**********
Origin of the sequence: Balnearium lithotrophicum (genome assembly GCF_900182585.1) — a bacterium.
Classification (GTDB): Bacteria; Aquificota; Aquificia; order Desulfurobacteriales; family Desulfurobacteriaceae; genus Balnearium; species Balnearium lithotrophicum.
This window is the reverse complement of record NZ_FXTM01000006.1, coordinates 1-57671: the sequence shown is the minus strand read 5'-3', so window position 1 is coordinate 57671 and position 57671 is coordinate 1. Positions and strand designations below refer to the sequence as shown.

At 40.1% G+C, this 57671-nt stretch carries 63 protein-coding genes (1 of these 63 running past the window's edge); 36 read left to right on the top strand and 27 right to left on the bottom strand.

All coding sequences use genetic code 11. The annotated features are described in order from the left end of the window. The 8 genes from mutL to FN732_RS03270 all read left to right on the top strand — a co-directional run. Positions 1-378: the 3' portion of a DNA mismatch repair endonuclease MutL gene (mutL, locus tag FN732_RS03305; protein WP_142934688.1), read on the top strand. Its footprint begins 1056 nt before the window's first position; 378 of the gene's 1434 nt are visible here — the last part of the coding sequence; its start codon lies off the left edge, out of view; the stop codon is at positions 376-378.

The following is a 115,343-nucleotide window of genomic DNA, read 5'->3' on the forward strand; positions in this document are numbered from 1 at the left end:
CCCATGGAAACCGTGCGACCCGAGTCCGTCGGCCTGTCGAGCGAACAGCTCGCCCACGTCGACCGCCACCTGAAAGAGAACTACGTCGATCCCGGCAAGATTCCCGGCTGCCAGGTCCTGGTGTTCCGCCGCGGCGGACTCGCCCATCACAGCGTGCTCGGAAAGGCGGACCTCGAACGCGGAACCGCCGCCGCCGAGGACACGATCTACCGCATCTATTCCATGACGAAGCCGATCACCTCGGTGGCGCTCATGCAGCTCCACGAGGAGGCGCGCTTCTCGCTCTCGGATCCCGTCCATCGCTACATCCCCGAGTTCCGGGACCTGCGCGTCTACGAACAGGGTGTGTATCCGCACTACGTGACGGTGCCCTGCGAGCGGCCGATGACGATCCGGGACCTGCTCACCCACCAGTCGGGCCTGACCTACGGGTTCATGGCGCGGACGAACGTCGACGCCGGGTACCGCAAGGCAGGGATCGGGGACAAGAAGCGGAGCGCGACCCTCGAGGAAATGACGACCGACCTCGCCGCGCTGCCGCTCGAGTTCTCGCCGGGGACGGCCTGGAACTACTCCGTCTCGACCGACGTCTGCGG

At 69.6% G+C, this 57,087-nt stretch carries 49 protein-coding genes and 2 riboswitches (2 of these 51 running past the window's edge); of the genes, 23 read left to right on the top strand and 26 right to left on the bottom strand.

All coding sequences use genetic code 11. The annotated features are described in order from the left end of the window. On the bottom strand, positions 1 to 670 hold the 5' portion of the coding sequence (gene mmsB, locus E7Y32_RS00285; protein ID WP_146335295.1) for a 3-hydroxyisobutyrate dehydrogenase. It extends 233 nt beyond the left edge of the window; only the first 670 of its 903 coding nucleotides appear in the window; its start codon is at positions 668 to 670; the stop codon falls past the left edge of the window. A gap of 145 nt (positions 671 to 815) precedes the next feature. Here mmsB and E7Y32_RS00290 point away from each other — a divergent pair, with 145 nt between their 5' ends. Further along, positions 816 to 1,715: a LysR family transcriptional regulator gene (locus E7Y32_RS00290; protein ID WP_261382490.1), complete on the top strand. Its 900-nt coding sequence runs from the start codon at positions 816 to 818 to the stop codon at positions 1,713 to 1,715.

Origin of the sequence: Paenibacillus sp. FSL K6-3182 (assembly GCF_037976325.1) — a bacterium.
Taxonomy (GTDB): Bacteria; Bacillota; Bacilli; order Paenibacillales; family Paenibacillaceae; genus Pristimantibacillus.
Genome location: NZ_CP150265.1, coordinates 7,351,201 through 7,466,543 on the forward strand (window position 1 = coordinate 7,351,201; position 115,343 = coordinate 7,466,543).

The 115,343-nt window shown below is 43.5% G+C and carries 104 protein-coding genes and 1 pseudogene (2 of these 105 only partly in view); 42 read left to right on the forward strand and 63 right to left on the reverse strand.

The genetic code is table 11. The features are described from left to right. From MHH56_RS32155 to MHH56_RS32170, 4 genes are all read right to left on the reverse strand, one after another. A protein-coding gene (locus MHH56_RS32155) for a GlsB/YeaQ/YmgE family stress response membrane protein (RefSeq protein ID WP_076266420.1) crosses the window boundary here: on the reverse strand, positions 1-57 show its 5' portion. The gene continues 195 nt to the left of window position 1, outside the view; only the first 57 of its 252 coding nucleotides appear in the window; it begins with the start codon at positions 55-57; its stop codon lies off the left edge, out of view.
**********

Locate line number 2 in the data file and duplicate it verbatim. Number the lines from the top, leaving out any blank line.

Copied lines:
Classification (GTDB): Bacteria; Aquificota; Aquificia; order Desulfurobacteriales; family Desulfurobacteriaceae; genus Balnearium; species Balnearium lithotrophicum.